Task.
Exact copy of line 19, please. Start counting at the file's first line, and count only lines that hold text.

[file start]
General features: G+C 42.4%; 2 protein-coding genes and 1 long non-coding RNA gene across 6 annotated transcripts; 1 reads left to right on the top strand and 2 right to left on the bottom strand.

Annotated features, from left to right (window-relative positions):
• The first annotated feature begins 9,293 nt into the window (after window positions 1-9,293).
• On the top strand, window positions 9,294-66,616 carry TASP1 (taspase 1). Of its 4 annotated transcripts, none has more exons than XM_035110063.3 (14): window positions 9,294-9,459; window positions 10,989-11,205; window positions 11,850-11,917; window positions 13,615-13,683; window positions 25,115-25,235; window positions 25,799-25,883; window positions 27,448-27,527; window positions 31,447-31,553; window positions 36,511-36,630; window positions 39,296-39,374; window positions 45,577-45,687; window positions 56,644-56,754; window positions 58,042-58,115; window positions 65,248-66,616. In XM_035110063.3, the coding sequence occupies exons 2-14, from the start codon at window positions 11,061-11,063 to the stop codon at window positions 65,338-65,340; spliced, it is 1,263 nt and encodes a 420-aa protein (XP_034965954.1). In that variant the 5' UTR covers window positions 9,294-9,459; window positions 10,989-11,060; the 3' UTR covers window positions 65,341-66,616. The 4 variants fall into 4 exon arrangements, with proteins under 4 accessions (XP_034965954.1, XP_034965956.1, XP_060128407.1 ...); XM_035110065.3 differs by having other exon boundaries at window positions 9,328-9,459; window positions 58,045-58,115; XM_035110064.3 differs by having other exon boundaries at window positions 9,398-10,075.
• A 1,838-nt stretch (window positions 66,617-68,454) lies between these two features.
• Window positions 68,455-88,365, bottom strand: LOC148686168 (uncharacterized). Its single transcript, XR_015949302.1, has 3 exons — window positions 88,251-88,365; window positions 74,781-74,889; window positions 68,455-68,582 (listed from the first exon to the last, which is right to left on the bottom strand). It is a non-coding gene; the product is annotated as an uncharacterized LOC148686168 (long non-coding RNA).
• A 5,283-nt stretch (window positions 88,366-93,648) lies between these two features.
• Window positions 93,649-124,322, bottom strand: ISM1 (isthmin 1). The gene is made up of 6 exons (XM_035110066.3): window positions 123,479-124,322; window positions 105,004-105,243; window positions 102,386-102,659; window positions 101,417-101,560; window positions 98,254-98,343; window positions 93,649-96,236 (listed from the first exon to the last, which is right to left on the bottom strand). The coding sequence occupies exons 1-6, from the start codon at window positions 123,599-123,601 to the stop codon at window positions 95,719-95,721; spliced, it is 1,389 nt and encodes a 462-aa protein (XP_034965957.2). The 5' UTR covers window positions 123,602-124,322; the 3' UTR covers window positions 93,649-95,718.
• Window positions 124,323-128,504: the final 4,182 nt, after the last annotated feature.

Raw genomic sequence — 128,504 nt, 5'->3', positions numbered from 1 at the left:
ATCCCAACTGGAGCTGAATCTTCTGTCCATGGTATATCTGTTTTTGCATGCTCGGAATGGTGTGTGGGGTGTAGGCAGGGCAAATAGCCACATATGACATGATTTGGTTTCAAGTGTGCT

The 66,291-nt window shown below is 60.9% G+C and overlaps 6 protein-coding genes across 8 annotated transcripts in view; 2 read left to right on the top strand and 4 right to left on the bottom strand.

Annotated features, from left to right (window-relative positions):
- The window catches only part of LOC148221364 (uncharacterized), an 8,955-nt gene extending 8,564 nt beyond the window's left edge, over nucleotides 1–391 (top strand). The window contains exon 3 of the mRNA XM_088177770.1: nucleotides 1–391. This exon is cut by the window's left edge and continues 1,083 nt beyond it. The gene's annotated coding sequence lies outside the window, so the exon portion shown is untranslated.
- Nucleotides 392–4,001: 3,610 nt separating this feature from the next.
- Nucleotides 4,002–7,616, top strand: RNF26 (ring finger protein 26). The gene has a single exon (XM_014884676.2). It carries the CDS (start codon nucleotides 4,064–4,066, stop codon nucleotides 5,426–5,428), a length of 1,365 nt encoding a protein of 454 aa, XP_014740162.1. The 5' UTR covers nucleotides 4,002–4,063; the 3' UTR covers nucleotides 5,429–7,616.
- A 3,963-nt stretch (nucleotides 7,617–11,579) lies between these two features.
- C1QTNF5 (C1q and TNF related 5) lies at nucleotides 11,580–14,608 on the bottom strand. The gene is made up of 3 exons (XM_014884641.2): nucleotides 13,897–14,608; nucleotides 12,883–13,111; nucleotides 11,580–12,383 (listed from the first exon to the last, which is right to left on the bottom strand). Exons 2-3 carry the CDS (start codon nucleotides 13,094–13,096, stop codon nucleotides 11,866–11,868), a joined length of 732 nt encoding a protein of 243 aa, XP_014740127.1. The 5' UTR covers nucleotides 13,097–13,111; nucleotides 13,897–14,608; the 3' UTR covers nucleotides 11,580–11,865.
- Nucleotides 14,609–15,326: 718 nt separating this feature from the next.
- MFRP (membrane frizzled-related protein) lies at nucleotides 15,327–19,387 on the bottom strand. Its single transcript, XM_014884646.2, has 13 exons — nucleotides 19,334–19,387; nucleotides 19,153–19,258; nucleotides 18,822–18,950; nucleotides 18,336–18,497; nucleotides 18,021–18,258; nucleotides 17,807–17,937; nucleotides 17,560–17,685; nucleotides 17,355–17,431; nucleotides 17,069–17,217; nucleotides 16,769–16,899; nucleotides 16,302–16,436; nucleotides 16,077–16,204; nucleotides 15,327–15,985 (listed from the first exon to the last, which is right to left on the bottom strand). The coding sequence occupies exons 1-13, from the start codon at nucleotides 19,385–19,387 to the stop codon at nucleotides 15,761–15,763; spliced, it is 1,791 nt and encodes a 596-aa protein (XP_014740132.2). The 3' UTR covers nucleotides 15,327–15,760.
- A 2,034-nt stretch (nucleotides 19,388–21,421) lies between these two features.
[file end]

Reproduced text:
- Nucleotides 14,609–15,326: 718 nt separating this feature from the next.